The Israel Defense Forces shot down an Iranian-made drone operated by Hezbollah on Tuesday afternoon after the drone entered the demilitarized zone along the border between Israel and Syria on the Golan Heights. The Israel Air Force’s aerial defense command fired a Patriot missile and destroyed the drone.
The interception of the drone took place just hours before Prime Minister Benjamin Netanyahu was scheduled to speak to the United Nations General Assembly in New York. A large part of his speech is expected to be devoted to Israeli claims concerning Iranian military involvement in Syria.
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The remotely piloted vehicle, intended for intelligence gathering missions, was identified as it took off from Damascus International Airport. It then flew to the southwest toward Israel. When the Air Force’s air defense control center identified the drone entering the demilitarized zone on the Golan, the IDF decided to shoot it down. Fighter jets were scrambled to the area, but did not fire at the drone.
The drone was intercepted by a Patriot missile fired by an anti-aircraft battery located in the Galilee. The drone fell inside Syrian territory in a region controlled by the Assad regime near the city of Quneitra.
The military said that this was not the first time Hezbollah used intelligence-gathering drones against Israel, but added that this time the drone was unusually close to the Israeli border.
IDF Spokesperson Brig. Gen. Ronen Manelis told reporters that the military will not allow terrorist groups to penetrate or come near to Israeli territory, in the air or on the ground.
The IDF will act severely and attack against any such actions, said Manelis, adding: “We will respond to every such attempt.” Manelis refused to say whether the drone mission was related to the recent attack in Syria, saying that the IDF “does not comment of foreign reports.”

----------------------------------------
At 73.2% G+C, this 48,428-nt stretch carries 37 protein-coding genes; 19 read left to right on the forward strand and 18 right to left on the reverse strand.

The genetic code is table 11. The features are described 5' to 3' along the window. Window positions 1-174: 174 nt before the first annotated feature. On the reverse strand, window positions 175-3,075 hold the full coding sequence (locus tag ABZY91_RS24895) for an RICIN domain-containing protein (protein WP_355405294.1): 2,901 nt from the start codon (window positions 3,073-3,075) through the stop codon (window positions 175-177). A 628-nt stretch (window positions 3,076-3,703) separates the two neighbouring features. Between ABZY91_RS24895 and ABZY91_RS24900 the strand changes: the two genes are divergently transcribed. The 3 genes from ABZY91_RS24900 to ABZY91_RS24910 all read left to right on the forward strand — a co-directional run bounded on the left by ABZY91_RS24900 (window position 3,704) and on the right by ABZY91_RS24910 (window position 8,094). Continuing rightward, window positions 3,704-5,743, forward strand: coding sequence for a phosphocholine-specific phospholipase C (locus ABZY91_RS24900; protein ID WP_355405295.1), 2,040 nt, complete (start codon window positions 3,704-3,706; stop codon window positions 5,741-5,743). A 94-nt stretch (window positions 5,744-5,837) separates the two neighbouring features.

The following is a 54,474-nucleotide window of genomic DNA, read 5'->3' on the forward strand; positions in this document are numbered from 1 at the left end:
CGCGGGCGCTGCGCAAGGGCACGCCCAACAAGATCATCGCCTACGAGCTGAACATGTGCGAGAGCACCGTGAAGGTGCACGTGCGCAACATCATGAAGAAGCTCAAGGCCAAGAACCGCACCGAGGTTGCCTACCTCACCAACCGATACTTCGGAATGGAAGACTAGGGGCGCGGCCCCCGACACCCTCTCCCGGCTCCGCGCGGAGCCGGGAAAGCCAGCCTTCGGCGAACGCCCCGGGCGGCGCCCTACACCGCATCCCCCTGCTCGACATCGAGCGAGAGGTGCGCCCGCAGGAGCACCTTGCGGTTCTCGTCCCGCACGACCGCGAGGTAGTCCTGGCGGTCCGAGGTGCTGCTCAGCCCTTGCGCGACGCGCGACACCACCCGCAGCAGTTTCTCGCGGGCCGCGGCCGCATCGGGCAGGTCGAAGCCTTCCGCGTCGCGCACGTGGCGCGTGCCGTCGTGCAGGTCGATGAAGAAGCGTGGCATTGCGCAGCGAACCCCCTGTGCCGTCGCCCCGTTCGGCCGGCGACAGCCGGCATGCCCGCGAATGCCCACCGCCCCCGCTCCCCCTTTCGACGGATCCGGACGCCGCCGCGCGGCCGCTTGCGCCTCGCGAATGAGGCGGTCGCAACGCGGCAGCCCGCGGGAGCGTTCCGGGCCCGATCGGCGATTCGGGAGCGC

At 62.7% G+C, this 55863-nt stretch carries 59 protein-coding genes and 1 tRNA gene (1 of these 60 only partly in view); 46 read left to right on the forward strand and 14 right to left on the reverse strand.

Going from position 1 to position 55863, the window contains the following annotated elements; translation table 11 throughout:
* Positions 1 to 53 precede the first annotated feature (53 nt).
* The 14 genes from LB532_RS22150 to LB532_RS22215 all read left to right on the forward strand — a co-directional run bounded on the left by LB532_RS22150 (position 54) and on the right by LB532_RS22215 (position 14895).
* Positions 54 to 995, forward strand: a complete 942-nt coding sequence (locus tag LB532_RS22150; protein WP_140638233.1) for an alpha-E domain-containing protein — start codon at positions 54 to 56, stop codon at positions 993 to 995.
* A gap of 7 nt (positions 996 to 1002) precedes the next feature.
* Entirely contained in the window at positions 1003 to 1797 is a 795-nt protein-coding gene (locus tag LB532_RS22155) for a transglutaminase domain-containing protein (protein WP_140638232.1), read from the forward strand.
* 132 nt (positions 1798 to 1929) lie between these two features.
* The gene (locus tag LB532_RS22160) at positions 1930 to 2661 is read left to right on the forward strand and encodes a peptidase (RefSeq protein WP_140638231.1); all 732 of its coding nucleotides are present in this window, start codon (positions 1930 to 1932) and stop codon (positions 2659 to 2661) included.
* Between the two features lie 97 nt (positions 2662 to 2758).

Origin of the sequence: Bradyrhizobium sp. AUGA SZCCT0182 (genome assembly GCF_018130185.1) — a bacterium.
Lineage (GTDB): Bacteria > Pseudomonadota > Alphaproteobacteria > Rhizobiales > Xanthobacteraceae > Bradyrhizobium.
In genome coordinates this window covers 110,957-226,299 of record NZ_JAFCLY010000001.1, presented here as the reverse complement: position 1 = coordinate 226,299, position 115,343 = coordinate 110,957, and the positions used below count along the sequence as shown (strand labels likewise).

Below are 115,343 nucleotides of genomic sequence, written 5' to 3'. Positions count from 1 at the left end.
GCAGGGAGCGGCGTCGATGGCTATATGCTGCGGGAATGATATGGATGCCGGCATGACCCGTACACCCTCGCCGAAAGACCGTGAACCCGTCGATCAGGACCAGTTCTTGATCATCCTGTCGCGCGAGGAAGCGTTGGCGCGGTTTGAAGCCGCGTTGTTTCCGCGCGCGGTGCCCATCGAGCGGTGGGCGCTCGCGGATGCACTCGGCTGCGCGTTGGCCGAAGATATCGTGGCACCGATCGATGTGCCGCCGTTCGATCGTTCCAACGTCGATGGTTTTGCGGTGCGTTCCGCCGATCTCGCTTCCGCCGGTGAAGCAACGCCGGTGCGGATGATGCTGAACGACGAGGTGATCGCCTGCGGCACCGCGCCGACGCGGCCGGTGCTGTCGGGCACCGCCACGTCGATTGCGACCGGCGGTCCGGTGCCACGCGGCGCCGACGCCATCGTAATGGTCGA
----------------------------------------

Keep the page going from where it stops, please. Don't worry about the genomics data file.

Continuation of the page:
Hezbollah has sent drones on intelligence gathering missions in the past in southern Syria, but coming this close to Israeli territory was exceptional and so it was decided to shoot down the drone, said Manelis. Entering the demilitarized zone on the Golan is a violation of the Israel-Syria Separation of Forces Agreement from 1974. Israel had no prior intelligence information on Hezbollah intentions to approach the border, he added.
"We managed to take down that drone, and it only goes to show the IDF's preparedness," commented Defense Minister Avigdor Lieberman. "We will be able to cope with every task and every challenge."
"I want to stress again the high level of preparedness of the IDF, which knows how to handle any surprise, any problem and any threat," Lieberman also said. "As I've said in the past, we don't intend to again suffer from any threats or any attempts to harm the security of the State of Israel. Anyone who tries to harm our sovereignty, to harm our security, should know that they'll pay a heavy price for it – very heavy."
Two weeks ago, foreign media reports claimed that Israeli warplanes struck a chemical arms plant in Syria from Lebanese airspace. The Syrian army's general command confirmed in a statement the attack on what they called a military facility, and said that two people were killed and extensive damage was caused.
In March, the Air Force intercepted an anti-aircraft missile that was fired from Syria at Israeli jets using an Arrow missile for the first time. The decision to shoot down the anti-aircraft missile was made when it became clear it would enter Israeli territory over the Jordan Valley. Syrian air defense forces fired the missile in response to the bombing by Israel of a Syrian facility in the area of Palmyra.
In July 2016, the Israeli military tried unsuccessfully to intercept a Russian remotely piloted vehicle that breached Israeli airspace. The drone entered 4 kilometers into Israeli territory over the Galilee Panhandle before returning to Syria. The Israel Defense Forces tried to shoot down the drone three times – first with two Patriot missiles, and then by a fighter jet, which fired an air-to-air missile at it. But as far as the IDF knows, the drone escaped unscathed and returned to its base.
Shooting down drones is to considered to be a relatively difficult mission because they are rather small targets. Hezbollah and Russian drones have penetrated Israeli airspace a number of times in the past. The first time, the Israeli Air Force intercepted to drones carrying explosives, known as suicide drones, made by Iran during the Second Lebanon War in the summer of 2006.
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